M.W. Bro. Donald A. Campbell made note of the contributions of the work of all members of Grand Lodge and encouraged Masons throughout the jurisdiction to lead a balanced life so that they can give Freemasonry their best and be the Mason they want Grand Lodge to represent.
Our Grand Master concluded with a slightly altered quote by Geraldine Ferraro: “If you take advantage of everything Freemasonry has to offer, there’s nothing you can’t accomplish.”
It just seems like yesterday the DDGM of the 44 Districts assumed their office. It is hard to believe how quickly the year has passed. To all the brethren who received Past Rank this year and those who will receive it on “July 17”, it is not time to retire. You must continue to work for Freemasonry. It is critical that our Past Grand Lodge Officers retain, renew and revitalize their role. No one said being a Past Grand Lodge Officer was an easy position, it takes work, and your work is not done! Your lodge, your district and even Grand Lodge needs your extensive experience for training junior members. Junior members should not be training new members.
Remember, from the moment an apprentice enters into a Lodge, it is impressed upon him that his duty is not to himself, but to his family and his fellow man and his community. The brethren in our lodges are concerned with developing themselves morally and spiritually in order to become better people. We are members of a unique worldwide fraternal organization that we should be very proud to be a member. Where else in the world, if not in our Lodges, can people from all races, religions, socioeconomic levels of society work together in perfect harmony and equality.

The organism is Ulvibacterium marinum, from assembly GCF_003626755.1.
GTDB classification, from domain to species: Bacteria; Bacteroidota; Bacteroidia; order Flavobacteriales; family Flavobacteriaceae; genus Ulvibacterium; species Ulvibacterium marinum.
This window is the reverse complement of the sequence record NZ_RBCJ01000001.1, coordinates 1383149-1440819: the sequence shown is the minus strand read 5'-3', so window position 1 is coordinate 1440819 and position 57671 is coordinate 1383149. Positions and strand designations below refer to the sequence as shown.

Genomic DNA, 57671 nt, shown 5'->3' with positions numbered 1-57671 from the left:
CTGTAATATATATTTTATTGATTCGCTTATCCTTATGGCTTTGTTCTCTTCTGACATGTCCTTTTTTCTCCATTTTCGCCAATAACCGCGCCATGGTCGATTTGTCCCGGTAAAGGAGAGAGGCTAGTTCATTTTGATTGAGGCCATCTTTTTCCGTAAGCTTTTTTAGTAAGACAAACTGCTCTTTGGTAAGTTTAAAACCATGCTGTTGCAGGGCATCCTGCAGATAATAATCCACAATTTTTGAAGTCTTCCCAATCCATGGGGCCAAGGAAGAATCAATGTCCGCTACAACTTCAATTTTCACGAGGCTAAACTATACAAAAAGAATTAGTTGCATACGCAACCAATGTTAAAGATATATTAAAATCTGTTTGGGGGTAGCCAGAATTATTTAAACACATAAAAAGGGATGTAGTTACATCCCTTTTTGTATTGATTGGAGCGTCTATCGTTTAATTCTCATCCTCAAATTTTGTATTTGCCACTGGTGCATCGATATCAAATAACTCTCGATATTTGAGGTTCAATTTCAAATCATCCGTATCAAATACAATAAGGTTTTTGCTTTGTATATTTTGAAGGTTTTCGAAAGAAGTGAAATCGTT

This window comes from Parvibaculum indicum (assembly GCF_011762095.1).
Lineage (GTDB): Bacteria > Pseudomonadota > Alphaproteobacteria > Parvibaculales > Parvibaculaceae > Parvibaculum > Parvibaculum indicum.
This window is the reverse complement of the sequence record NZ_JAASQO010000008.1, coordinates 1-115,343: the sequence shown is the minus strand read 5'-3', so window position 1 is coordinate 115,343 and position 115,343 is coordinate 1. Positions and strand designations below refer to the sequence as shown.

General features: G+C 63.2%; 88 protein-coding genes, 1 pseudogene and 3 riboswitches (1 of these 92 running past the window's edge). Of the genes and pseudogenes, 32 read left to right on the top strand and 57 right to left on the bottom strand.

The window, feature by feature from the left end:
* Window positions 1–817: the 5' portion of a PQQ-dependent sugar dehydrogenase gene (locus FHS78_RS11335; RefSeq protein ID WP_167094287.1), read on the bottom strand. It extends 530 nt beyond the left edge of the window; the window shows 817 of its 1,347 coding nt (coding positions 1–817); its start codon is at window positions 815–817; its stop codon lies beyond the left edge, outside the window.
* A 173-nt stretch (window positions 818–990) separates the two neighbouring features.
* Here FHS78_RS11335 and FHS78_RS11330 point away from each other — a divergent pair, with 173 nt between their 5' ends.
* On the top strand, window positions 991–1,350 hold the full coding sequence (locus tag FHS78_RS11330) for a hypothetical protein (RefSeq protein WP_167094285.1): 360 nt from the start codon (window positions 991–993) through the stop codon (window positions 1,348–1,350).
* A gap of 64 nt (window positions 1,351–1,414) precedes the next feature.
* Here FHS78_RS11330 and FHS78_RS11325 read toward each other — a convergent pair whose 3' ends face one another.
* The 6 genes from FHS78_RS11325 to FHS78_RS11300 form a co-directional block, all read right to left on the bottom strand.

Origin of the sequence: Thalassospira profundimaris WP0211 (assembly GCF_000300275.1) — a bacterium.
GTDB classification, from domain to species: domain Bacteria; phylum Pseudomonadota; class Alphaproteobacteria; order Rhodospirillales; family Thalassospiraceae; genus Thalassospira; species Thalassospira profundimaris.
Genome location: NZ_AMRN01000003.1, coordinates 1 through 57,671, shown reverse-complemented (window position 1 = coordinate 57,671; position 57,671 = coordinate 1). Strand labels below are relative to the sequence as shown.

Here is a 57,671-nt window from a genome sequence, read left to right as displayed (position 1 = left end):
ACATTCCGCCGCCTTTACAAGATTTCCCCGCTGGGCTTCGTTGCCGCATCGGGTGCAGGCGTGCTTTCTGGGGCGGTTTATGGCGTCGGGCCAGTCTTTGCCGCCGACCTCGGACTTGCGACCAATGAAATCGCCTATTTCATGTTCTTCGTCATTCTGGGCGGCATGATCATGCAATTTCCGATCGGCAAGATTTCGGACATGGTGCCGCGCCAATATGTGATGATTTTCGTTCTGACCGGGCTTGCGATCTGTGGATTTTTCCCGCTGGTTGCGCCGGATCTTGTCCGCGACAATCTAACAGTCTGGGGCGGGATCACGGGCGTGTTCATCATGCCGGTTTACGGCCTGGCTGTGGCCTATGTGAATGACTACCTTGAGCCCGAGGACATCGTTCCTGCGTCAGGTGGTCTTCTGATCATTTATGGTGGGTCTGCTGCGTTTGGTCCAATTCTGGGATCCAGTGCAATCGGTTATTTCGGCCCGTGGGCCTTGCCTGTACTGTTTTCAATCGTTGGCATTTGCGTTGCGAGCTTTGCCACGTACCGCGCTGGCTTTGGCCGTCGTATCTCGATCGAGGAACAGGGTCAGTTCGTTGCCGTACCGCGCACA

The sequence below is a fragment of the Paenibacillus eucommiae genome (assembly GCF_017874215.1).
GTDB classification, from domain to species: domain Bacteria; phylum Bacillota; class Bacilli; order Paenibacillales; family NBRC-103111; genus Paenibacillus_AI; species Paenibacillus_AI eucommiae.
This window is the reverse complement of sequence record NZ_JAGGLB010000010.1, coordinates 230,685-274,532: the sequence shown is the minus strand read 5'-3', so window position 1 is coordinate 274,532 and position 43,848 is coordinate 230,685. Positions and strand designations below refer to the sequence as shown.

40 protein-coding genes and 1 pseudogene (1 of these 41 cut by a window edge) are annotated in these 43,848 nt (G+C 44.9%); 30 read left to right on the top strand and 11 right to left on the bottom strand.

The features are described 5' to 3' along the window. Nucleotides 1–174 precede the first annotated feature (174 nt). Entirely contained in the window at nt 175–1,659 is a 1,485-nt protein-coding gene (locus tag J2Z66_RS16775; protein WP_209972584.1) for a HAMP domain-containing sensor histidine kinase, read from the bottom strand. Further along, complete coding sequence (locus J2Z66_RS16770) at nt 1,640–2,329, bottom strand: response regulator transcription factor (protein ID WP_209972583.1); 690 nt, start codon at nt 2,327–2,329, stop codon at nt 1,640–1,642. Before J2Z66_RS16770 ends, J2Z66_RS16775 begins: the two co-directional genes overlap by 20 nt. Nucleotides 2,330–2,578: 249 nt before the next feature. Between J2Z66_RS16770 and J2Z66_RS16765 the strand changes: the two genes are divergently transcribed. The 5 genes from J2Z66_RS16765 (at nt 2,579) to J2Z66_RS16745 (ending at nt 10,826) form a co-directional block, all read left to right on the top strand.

As Masons we are the ones who can make a change. We can influence society and point it in the right direction in a positive way. Masonic wisdom encourages us to judge our performance in every aspect of our lives against certain standards. We insist that our members respect and honour both the spirit and the letter of the law of the country in which we live and also to encourage all brethren to fulfill their personal responsibilities, both private and public. We ought to be the examples of good order and regularity, because it is only by own conduct that we can reasonably expect compliance from others.
Truly, the sun never sets on Freemasonry. It’s working all the time both within and without our many lodges. The great work of keeping Freemasonry together as a smooth working machine is due to the continued efforts of our Grand Secretary and his staff. The vast amount of voluntary work done by our Grand Lodge Chairmen, Team Leaders and committee members, all working together, devoting their time to preside over the many initiatives to advance Freemasonry in Ontario. These brethren with their indefatigable interest has earned the honours and respect they truly deserve. We are thankful for and their commitment to the Craft and the brethren they serve.